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    Yanomami Tribe

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    Suzi Tomlinson Mr. Carver Comp. Many years ago tribes of the jungle lived in peace, untouched by the outside world. They led a simple life: no gadgets or crazy mechanical contraptions. They hunted with simply a strong stick and a sharp pointed rock at the end, or they would throw stones at their prey in hopes of killing it. Their clothing was what they could make out of the resources that they had, if any. Their beds were the unforgiving jungle floor. Many of the tribes had never seen any other people outside of the area that they live and hunt in, and without a doubt have never seen a man with white skin before. Living in total isolation for decades, a life revolving around survival, and fear of the unknown outside world, the lost tribes should be protected from the dangers they could face. For some their whole life is about to change due to outside influences. The fact that these tribes have lived for so long without any help or need for the outside world is remarkable. They continue their primitive lifestyles. As the modern world grows, the amount of greedy people continues to climb. These people would do anything to get what they desire even if it means killing off a whole tribe. Illegal miners, ranchers, loggers, and hunters are the huge threats that our beloved lost tribes face today. The illegal miners mainly work in South America. As they work a high amount of mercury escapes the sites, running off into the river the tribe's main source of water. When this happens…

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    When discussing human nature, anthropologists don’t One popular controversy within the anthropological community is based on the Yanomami indians. The Yanomami, or Yanomamo, are the largest “relatively isolated tribe” in South America; located in large, mountainous areas of northern Brazil and southern Venezuela in the Amazon jungle. Their current population stands at about thirty-five thousand, all of which are concentrated in several different parts of the South American jungle. Many…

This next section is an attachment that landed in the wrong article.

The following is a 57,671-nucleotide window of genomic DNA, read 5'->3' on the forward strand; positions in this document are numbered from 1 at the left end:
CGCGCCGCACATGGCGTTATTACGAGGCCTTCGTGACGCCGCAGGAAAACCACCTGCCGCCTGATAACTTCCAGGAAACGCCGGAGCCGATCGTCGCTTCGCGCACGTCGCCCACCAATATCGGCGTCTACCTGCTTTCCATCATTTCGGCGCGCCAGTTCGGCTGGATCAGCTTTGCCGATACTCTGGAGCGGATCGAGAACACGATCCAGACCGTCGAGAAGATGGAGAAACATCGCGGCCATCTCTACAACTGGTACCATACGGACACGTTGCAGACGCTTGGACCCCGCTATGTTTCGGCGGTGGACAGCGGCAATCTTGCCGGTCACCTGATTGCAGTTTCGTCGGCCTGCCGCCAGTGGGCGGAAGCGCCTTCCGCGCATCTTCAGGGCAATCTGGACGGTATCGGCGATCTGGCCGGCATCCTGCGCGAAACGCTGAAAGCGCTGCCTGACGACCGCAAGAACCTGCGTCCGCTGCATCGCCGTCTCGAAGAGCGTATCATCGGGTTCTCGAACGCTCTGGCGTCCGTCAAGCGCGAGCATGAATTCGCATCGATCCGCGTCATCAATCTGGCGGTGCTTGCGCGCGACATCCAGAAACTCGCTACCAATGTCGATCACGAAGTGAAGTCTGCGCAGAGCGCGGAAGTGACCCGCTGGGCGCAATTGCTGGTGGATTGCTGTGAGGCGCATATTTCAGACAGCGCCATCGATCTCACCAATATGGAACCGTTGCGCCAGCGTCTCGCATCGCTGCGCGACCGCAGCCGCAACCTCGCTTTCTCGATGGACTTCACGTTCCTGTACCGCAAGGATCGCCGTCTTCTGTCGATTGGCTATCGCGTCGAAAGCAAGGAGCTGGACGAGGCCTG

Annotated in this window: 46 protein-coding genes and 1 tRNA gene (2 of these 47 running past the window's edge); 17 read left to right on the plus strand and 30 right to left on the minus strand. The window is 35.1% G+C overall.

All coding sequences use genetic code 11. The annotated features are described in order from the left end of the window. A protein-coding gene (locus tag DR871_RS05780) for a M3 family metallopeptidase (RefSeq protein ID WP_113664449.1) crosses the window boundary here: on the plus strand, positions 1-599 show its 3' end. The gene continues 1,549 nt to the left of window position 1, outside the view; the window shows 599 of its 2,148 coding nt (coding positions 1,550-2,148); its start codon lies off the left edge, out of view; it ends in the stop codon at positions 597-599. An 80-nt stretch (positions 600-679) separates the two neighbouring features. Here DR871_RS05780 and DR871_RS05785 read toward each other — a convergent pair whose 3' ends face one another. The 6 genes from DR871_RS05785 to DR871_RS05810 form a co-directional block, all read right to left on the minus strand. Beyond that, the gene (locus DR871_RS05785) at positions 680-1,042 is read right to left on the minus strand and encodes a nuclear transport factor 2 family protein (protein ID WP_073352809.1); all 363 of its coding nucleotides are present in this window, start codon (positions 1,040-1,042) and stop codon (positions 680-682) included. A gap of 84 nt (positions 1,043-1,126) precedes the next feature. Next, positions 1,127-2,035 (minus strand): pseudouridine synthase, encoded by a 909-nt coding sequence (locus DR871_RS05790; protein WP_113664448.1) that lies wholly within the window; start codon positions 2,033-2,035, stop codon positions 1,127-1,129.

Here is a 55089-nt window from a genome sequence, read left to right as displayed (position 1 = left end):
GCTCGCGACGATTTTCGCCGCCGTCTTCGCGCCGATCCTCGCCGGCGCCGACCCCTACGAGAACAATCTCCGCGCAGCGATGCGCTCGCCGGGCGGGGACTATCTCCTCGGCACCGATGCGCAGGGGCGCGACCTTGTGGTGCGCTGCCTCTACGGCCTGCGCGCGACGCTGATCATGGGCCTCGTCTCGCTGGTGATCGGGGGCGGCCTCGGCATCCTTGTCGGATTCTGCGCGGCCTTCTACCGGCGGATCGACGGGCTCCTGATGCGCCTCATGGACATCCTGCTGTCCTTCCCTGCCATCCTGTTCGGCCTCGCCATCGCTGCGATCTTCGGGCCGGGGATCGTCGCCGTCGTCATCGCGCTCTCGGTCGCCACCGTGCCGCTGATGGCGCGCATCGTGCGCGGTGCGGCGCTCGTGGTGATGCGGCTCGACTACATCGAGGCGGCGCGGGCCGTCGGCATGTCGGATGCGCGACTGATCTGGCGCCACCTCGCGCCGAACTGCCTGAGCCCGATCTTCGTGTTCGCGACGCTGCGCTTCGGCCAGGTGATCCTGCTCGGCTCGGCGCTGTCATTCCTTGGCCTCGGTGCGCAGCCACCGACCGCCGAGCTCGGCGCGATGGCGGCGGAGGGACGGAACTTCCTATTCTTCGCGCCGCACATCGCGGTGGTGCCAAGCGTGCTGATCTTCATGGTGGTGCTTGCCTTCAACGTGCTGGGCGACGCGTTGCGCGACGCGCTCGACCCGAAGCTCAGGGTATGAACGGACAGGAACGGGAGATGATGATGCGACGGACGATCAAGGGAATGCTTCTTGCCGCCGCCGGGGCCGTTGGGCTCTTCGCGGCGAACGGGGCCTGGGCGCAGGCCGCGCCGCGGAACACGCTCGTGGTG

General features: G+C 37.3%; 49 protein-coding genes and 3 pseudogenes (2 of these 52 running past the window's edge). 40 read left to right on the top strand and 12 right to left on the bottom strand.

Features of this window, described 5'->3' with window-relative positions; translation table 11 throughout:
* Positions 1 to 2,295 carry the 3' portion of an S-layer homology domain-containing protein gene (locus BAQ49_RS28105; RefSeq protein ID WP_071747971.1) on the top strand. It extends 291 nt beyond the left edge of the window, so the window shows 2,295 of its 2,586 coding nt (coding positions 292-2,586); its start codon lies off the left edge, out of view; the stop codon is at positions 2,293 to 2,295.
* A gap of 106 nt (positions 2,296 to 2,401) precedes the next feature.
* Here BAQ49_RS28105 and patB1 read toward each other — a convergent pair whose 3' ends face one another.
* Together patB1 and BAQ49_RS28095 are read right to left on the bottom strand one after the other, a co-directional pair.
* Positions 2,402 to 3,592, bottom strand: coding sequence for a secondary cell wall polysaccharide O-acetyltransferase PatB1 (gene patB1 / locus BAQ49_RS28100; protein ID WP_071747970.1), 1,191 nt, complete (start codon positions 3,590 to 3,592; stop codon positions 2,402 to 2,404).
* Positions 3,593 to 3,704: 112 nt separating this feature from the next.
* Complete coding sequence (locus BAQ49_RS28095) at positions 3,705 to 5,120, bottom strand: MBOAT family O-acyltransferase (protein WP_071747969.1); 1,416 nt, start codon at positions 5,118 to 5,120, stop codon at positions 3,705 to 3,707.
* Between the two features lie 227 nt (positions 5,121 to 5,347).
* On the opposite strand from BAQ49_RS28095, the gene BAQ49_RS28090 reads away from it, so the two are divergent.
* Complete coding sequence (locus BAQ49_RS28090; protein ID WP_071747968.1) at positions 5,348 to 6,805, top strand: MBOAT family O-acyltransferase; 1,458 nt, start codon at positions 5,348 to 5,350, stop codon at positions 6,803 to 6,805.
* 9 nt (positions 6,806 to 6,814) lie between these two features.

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    The cause of child rearing in the 20th century Yanomami is social structure and aggression. The Yanomami believe their children to be very precious and are more vulnerable and susceptible to be stolen and supernatural perils, consequently they require a great deal of protection both physically and spiritually (Salamone 1997, 41). This essay will look at the level to which aggression is reflected in to child rearing in Yanomami tribes in the 20th century. This essay will further explore the…

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    Yanomami Essay

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    The Yanomami live in the tropical rain forest of southern Venezuela and northern Brazil in the Amazon River region. They are believed to have migrated from Asia across the Bering Straits, which thousands of years ago was a land bridge that connected Asia to North America. They slowly made their way down North America into South America. The Yanomami are probably some of the first immigrants to South America. It is thought they arrived in South America around 12,000 years ago. They are often…

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    Rain Forest

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    Rebeca Lambarria Steve Nehlsen Cultural Anthropology Spirit of the Rain Forest In the book "Spirit of the Rain Forest," Mark Andrew Ritchie relates the story of a Venezuelan Shaman named Jungleman, and his people. Although the author is Mark Andrew Ritchie, the story is told by Jungleman. Jungleman affirms that many of the stories he is telling came to him via the spirit world. When Jungleman was a young boy, he says that the spirits came to him but at first he was really afraid of them.…

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    that their tribes that they went to, Lewis gave a medal to one of the Indians which proves his respect to their tribe. Like in Document B where it says that “One of the Indians, the fellow to whom I had given the medal last evening, slipped behind J. Fields and took his gun and his brother’s gun.” which just explains the situation on how Lewis and Clark were being supportive and caring to the Indians. This quote says that while Lewis and Clark were exploring their land, for their appreciation to…

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    due to her ability to identify landmarks and for interpretation. Sacagawea, meaning “Bird Woman,” recognized important geographical features on the way to find Shoshoni camps, but for the most part of the journey, she was identifying territory that was as new to her as it was to the captains. Success for the expedition lay with communication/translation, and Sacagawea most important role was that of translator. She often worked as a part of a “long cumbersome translation chain that took each…

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